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reported first-quarter earnings that were dramatically better than expected after the close Thursday, and we want to provide readers with an update. We are not taking action in this alert.
For the first quarter, Rackable posted earnings of 30 cents a share on $84.4 million in revenue, trouncing the consensus analyst estimate of 19 cents a share and $71 million. The company's results were also well ahead of previously established guidance of earnings of 17 cents to 20 cents a share on revenue of $68 million to $72 million. In addition, Rackable's balance sheet is in excellent shape, with $208 million, or $7.93 per share, in cash, based on average diluted shares outstanding in the quarter.
Strength in the quarter can largely be attributed to the continued aggressive capital expenditure buildouts by key customers
, which accounted for 77% of revenue in the quarter, up from 72% in the fourth quarter. Gross margins were 23.9%, a bit lighter than we hoped for, as higher-margin storage business represented only about 7% of revenue, down from 9% in the fourth quarter.
The stock initially reacted well to the report, trading as high as $52.50 after hours, and was recently trading at $50.22, up 3.3%.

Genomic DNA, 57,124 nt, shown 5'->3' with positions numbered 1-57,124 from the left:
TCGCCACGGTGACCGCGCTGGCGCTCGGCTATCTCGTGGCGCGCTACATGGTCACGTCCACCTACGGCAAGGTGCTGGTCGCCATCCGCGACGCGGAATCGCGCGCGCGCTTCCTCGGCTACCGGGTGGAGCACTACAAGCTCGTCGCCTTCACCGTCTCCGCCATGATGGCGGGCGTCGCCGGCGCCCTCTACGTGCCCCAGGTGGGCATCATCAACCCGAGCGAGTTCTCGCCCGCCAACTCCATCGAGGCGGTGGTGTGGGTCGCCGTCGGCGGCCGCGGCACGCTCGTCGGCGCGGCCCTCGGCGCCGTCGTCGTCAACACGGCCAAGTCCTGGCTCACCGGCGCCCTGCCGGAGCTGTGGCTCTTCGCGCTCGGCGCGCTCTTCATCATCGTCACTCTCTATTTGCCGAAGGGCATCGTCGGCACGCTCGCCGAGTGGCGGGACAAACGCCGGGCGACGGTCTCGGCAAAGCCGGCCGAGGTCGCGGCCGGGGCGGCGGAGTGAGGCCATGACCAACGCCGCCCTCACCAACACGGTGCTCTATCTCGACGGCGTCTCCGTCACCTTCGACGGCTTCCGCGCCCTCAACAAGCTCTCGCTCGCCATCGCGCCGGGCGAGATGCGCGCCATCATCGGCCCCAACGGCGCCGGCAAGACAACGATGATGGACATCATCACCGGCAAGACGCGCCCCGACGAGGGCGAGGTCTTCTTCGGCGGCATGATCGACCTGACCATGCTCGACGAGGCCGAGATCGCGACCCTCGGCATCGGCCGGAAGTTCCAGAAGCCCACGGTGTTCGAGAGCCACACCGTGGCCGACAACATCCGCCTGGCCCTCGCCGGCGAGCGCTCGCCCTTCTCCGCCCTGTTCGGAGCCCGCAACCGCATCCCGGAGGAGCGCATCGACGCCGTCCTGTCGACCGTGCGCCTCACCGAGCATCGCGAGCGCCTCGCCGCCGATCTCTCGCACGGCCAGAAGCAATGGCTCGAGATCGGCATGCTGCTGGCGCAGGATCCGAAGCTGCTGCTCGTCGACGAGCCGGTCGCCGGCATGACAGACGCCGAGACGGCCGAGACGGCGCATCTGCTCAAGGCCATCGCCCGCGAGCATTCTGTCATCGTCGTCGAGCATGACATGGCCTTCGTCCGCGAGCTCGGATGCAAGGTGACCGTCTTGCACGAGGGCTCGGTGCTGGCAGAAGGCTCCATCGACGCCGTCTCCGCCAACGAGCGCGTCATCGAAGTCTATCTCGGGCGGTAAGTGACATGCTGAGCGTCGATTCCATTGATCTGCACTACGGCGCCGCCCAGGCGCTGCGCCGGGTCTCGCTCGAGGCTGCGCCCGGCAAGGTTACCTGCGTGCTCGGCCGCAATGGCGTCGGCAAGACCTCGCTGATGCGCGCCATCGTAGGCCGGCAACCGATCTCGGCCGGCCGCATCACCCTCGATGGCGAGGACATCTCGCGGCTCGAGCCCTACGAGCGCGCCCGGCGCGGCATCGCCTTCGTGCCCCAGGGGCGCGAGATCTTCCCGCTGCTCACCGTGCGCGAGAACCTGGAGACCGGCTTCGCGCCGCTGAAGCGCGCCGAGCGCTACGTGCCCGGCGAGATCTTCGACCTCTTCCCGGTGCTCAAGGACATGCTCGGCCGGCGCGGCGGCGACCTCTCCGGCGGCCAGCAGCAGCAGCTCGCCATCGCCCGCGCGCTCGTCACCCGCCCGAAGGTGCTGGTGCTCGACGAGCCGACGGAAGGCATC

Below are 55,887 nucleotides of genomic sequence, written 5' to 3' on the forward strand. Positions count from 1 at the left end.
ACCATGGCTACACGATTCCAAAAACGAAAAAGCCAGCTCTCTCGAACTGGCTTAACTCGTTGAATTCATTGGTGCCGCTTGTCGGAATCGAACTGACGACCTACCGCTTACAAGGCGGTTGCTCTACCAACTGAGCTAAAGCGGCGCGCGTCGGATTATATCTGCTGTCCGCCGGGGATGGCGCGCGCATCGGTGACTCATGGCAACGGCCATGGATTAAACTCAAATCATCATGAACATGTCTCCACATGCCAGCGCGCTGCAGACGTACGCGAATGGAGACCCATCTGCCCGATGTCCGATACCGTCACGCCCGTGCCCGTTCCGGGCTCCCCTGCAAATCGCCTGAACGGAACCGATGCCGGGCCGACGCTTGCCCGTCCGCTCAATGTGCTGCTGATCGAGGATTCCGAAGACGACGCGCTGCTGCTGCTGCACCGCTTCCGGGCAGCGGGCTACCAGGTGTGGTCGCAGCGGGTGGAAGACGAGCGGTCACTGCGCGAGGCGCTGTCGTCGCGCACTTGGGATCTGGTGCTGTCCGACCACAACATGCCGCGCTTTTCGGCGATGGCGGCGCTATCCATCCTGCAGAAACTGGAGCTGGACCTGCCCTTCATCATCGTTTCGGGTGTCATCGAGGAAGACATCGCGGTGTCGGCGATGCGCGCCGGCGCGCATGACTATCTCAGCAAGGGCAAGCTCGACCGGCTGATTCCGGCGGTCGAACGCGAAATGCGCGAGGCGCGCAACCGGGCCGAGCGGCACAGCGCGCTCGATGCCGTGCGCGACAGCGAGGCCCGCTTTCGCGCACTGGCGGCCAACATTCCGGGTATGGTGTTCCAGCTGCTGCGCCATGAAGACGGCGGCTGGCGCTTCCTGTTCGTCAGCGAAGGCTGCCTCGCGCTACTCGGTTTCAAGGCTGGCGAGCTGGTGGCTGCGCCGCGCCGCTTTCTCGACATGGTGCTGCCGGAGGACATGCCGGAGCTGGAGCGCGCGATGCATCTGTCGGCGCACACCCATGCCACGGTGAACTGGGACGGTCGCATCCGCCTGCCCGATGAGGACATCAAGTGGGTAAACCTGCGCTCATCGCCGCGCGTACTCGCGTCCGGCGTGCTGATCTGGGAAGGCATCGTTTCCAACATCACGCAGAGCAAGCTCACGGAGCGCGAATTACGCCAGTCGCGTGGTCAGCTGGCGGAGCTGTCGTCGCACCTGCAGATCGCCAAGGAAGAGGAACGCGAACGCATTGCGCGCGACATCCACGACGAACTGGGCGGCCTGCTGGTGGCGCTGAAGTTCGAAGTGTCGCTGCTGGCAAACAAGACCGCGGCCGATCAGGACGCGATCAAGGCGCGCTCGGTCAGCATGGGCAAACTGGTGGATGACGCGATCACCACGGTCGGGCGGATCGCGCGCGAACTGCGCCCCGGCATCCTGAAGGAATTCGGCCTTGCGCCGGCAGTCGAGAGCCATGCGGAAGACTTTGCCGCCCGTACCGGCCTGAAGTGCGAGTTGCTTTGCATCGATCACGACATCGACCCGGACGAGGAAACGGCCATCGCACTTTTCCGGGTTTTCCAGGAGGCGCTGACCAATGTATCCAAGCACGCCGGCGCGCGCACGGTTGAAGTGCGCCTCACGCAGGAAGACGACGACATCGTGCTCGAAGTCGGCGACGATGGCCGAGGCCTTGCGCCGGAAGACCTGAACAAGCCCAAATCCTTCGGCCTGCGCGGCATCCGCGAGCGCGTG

For those new to the story, Rackable makes servers and storage equipment with a focus on designs that minimize heat generation and energy use, which can lower the operating costs of data center and network operators. The company receives the majority of its revenue from customers in the Internet space and has been a beneficiary of strong capex spending by these companies.
Rackable gave strong second-quarter guidance of earnings of 21 cents to 23 cents a share on revenue of $80 million to $85 million, well ahead of prior analyst expectations for earnings of 19 cents a share on revenue of $73 million. Full-year earnings guidance is now at 84 cents to 88 cents a share on $325 million to $335 million in revenue, beating the Wall Street consensus forecast for earnings of 83 cents a share on $305 million in revenue. These numbers are also well ahead of the guidance Rackable gave on its fourth-quarter conference call in February, which called for full-year earnings of 76 cents to 80 cents a share on $285 million to $300 million in revenue.